In October, the Boone Town Council approved an “immediate needs” list compiled by Boone Planning & Inspections department for improvements to the “Horn in the West” property and the PIT building was on the list.

The Town of Boone initially authorized and allocated $20,000 for several improvements and demolitions on the property, but the board rescinded its authorization and allocation after SAHA requested the chance to repair the facilities instead of demolishing the facilities. It also sought an independent structural engineer’s opinion.  

But as Billy Ralph Winkler, a Cultural Resources Advisory Board (CRAB) member with the Town of Boone and a SAHA supporter, said at CRAB meeting to discuss similar issues two weeks ago, “Obviously, [SAHA] didn’t get the report they were expecting to get.”

A structural engineer from the firm Taylor & Viola essentially confirmed the Town of Boone’s Planning & Inspections’ analysis of the structures.

In December, the Boone Town Council approved a 60-day extension of the current, short-term license in order for SAHA to establish a detailed plan on repairing the “Horn in the West” facilities and present it to Fotta and CRAB. That extension was set to expire at the end of February.

Since SAHA had yet to come up with a plan by the time CRAB met in early February, CRAB recommended that the Boone Town Council grant another 60-day extension on the current, short term license agreement that now expires on April 11.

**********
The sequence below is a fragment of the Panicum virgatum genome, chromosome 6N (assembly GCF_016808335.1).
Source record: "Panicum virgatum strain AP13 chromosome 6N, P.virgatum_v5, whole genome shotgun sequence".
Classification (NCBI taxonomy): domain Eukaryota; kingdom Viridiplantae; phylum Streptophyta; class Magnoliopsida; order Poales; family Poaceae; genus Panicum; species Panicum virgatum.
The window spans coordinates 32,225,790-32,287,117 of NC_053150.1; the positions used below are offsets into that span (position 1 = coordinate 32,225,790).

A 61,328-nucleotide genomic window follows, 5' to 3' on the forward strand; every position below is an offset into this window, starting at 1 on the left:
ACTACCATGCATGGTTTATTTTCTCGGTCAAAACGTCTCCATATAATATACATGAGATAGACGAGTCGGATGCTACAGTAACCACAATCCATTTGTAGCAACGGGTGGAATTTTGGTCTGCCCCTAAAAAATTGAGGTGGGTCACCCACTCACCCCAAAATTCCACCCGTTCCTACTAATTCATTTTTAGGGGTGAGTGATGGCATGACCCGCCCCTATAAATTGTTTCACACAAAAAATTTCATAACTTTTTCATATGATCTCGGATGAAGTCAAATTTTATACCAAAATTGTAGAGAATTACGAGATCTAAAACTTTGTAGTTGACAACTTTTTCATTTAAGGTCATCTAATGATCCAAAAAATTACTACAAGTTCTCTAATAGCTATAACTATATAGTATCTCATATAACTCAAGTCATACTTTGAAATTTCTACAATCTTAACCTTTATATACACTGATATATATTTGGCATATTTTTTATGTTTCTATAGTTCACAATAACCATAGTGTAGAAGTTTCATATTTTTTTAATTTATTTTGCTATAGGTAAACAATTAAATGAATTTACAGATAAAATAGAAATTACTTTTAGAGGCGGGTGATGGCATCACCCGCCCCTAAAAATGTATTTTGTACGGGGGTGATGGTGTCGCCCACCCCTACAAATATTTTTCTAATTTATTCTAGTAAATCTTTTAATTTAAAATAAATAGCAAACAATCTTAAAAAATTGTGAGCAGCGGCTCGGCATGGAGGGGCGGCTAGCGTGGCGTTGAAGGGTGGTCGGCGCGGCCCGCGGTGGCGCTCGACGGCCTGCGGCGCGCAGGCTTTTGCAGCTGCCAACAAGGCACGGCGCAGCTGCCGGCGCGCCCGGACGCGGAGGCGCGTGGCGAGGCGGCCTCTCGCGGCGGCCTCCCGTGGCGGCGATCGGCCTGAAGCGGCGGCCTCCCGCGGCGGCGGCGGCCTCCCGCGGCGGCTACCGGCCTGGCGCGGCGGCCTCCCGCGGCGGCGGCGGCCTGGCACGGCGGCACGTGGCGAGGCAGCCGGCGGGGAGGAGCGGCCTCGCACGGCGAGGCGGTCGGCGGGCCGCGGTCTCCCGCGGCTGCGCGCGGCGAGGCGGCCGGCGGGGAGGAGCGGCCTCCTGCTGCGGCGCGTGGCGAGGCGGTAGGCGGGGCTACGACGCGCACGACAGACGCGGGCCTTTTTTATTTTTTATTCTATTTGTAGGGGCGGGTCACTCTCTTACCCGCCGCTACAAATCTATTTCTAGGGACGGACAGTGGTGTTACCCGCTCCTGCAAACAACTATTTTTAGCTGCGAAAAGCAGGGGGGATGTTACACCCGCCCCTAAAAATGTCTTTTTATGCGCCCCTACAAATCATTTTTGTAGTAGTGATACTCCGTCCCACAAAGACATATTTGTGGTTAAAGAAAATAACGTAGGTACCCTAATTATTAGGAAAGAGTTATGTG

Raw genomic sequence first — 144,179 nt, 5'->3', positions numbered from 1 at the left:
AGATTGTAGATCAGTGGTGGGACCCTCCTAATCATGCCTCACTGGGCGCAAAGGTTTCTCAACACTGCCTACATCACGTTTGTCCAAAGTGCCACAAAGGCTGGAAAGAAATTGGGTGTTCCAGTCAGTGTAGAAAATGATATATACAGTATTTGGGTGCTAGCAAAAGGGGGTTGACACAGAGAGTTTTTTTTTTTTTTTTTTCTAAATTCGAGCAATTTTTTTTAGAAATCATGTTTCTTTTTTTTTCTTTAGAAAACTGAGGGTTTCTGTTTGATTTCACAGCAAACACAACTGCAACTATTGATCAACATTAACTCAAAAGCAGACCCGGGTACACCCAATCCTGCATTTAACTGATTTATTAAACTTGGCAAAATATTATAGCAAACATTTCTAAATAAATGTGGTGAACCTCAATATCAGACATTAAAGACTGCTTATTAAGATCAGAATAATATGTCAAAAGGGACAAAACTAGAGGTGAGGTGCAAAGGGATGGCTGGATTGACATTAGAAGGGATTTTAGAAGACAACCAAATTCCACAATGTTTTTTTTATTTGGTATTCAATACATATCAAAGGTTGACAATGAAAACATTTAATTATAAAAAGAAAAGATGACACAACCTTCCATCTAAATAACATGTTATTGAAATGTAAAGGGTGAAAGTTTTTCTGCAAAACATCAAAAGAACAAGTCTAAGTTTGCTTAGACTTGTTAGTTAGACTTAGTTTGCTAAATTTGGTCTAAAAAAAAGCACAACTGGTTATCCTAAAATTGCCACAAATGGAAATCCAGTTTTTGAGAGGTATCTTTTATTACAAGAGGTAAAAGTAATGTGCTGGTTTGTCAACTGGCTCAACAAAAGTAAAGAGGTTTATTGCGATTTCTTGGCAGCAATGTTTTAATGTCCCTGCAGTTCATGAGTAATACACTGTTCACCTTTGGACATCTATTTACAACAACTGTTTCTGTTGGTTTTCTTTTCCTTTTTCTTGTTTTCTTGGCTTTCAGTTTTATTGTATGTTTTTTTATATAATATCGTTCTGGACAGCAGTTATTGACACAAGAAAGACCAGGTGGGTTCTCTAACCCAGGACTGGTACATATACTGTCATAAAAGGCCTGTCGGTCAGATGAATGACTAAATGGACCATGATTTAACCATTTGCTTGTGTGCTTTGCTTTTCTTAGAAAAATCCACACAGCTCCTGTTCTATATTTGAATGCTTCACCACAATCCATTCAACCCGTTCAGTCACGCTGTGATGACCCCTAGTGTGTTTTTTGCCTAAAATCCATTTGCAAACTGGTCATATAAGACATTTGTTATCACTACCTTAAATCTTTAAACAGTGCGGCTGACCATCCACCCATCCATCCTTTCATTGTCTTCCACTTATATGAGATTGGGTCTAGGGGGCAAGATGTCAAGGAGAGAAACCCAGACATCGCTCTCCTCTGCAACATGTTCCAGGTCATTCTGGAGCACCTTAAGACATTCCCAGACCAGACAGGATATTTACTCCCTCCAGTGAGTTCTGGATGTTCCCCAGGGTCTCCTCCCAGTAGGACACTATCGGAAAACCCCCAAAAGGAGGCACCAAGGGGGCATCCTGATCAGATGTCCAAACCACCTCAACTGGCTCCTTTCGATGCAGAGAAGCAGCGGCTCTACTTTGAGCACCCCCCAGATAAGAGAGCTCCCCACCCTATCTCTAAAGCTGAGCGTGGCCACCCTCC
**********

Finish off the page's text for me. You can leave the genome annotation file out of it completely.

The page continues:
The CRAB motion on the 60-day extension also directed SAHA to give Fotta a “list of deliverables” by Feb. 24 that included an update on a plan of 2014 operations at “Horn in the West,” a timeline of proposed repairs, cost of repairs, plans and drawings of repairs and proof of financial means to pay for repairs.

Meanwhile, Pilar Fotta, cultural resources director with the Town of Boone, continues to wait on SAHA to come up with a plan, so she can draft a longer-term license on the Daniel Boone Park property that also is utilized by the Watauga County Farmers’ Market and consists of a permitted parking lot. The goal is to finalize the license agreements before the operating seasons begin in the spring.